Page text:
“Did you know that if you dip a Frito into ketchup it tastes like fried shrimp?” asked my aunt. I told her I did not. She explained that she’d been at a party where everyone brought strange concoctions and this was one of the dishes on offer. “I was doubtful,” she said, “but it’s surprising how your mind is fooled.”
Curious, when I returned home I grabbed a bag of Fritos, squirted some ketchup into a bowl, and began to dip. It wasn’t a perfect substitution, but if I closed my eyes and hadn’t been aware of what I was eating, I might have believed it was fried shrimp. Amazing. But as much as I love Fritos I might love fried shrimp even more. Sure, that trick of the mind had been initially pleasing, but ultimately all it did was make me crave the real thing even more. It was time to make a batch and get some true satisfaction.
Inspired by the corn chips, instead of doing my usual flour or saltine dredge I opted to coat my shrimp in crushed tortilla chips. Now, in my second cookbook I have a recipe for a tortilla-crusted fish, so taking a lead from that I applied it to my shrimp. First, I lightly seasoned the shrimp then coated them with flour to help everything stick. Next the shrimp were given a quick dip in some eggs and then dredged through crushed tortilla chips seasoned with black pepper, garlic, and cayenne.
Thursday, March 23, 2017
Thursday, March 09, 2017
In the spring of 2009, I visited El Paso. While I’d been there before, for this trip my plan was to fly into the city, rent a car, and then continue to Marfa like I’d done in the past. But when I told a friend that I would be in her hometown, she insisted I spend a few meals in the city before hitting the road. “The food is unlike any you’ve ever had,” she said.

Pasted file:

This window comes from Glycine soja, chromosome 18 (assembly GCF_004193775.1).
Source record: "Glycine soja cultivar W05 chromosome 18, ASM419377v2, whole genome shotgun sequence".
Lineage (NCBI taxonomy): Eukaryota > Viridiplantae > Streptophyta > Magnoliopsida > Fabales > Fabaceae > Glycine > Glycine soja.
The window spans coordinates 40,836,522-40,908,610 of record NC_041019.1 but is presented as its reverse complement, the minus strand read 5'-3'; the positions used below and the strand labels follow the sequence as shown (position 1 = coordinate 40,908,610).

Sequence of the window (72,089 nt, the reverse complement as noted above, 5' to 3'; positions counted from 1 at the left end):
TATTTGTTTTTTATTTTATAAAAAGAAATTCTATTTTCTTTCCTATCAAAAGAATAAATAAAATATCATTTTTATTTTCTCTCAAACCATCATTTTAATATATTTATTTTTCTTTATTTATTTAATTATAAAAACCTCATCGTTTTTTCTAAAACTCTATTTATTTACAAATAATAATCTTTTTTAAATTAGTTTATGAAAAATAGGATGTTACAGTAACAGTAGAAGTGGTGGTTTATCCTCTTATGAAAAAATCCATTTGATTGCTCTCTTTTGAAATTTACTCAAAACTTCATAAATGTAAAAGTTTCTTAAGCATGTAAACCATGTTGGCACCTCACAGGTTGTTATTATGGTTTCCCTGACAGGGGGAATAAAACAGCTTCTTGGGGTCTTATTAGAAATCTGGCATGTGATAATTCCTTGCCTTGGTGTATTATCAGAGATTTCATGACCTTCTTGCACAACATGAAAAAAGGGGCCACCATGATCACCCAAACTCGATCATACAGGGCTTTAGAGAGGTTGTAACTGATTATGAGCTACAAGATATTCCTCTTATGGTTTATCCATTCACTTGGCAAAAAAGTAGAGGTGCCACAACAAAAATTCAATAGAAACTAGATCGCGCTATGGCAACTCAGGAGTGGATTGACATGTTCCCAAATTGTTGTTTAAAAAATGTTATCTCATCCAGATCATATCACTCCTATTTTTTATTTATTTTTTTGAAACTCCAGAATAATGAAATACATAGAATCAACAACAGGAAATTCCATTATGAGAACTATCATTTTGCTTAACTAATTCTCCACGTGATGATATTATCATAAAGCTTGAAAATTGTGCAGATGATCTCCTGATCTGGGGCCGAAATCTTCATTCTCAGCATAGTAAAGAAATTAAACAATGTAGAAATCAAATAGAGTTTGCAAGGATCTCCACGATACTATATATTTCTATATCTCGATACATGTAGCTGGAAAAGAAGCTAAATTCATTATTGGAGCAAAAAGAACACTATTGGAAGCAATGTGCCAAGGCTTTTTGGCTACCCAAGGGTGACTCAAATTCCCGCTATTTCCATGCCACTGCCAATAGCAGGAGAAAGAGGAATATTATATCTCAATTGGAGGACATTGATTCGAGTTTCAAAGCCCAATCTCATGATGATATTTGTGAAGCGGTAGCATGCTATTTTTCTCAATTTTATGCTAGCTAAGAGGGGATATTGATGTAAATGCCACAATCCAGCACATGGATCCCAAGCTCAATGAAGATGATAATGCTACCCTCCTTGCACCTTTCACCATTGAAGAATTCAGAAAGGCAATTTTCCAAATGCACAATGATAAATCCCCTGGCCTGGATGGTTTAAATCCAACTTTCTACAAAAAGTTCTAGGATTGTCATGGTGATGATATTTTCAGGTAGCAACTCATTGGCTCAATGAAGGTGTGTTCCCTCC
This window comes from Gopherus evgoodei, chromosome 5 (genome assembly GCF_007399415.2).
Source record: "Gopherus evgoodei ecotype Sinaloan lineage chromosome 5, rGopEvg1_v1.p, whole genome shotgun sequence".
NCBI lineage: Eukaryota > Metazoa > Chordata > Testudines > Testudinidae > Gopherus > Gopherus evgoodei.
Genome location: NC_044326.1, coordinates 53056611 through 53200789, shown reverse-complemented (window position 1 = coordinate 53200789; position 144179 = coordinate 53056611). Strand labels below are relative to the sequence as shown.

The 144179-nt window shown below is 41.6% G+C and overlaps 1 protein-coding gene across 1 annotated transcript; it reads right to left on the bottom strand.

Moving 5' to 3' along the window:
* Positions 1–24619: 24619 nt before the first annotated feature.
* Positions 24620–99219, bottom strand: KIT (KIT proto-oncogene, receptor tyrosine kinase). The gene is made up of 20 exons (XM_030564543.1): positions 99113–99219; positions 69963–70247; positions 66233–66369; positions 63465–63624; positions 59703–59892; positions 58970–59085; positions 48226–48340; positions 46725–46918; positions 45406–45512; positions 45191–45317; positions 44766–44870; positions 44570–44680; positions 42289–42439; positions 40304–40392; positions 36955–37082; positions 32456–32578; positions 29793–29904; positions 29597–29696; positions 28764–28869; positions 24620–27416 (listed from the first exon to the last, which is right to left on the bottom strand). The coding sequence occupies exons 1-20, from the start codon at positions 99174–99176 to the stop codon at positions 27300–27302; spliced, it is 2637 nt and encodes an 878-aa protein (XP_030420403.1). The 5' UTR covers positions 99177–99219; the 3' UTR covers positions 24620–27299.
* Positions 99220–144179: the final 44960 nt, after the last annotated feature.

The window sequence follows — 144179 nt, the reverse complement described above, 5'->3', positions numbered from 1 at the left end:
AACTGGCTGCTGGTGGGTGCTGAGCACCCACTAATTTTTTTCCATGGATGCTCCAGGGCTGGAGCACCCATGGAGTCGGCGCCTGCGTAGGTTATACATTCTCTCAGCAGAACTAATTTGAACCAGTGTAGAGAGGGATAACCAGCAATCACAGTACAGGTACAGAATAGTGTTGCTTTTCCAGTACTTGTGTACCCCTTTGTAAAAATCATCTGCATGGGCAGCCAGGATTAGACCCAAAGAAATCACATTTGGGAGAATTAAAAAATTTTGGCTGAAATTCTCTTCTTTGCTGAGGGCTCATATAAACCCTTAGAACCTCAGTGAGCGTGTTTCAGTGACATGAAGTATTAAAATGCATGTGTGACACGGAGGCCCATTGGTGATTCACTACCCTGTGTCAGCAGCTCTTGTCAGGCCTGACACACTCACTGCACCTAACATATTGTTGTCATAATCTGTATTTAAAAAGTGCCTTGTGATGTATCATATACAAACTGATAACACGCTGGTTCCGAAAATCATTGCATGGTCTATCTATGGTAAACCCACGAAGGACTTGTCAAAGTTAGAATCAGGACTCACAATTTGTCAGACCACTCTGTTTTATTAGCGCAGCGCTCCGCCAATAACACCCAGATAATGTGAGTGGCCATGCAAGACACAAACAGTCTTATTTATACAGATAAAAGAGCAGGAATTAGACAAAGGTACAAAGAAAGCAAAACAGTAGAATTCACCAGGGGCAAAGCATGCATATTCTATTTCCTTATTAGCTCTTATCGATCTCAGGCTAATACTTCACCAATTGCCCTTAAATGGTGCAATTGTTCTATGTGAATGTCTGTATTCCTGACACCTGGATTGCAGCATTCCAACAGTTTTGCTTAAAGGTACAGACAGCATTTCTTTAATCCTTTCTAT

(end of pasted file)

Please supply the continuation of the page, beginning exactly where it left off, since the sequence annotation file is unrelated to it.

She gave me a list of places to try and one of them was Carnitas Queretaro. As the name implies, this is a pork-centric restaurant that specializes in said little meats and my plan was to try the namesake dish. The morning I visited, however, a server walked past me carrying a plate of enchiladas. They were bright red and smothered with white molten cheese, and it was so fragrant that as she passed I turned my head to follow the plate to its destination. A few minutes later, the server approached my table to take my order. I nodded to where she’d dropped off the enchiladas and said I wanted the same.
When my enchiladas arrived, a light steam rose from the hot plate. On it were two soft corn tortillas smothered in that rich, vibrant sauce along with a blanket of melted cheese. I took my first bite, and they were earthy, chewy, and creamy with a touch of heat. The red chile sauce made them distinct from other cheese enchiladas I’d had in Texas, but they were still familiar. They were excellent and I loved them.
Thursday, February 23, 2017
The other day I pulled out my copy of “Talk About Good,” the Junior League of Lafayette’s cookbook. Because of Mardi Gras, this time of year I often feel an urge to eat Cajun cuisine and this collection has a host of excellent recipes from local home cooks. Though as I was flipping through the book, instead of a gumbo or an étouffée catching my eye, it was an entry for oatmeal pancakes that made me want to cook.
Now, oatmeal pancakes aren’t unique to Louisiana, as I’ve had them in Texas and in other places across the country. But nevertheless, I was drawn to this recipe, which in hindsight wasn’t that much of a surprise. See, during these final days leading up to Lent, I may think of myself as a mask-wearing, street-dancing Carnival gal. But because of how I was raised, at heart I’m more of a Shrove Tuesday, parish hall, pancake person instead.
While preferring a pancake supper to a lively party on the day before Lent isn’t a bad thing, it can be a bit boring. That said, pancakes can be also be fun—you just need to approach them with a bit of creativity. For instance, in the past I’ve made banana, bacon, and pecan pancakes, which were sweet, smoky and very exciting. Then there is my apple green chile Dutch baby, which is a skillet pancake that’s quick and good, especially if you want to spend more time visiting with people then cooking.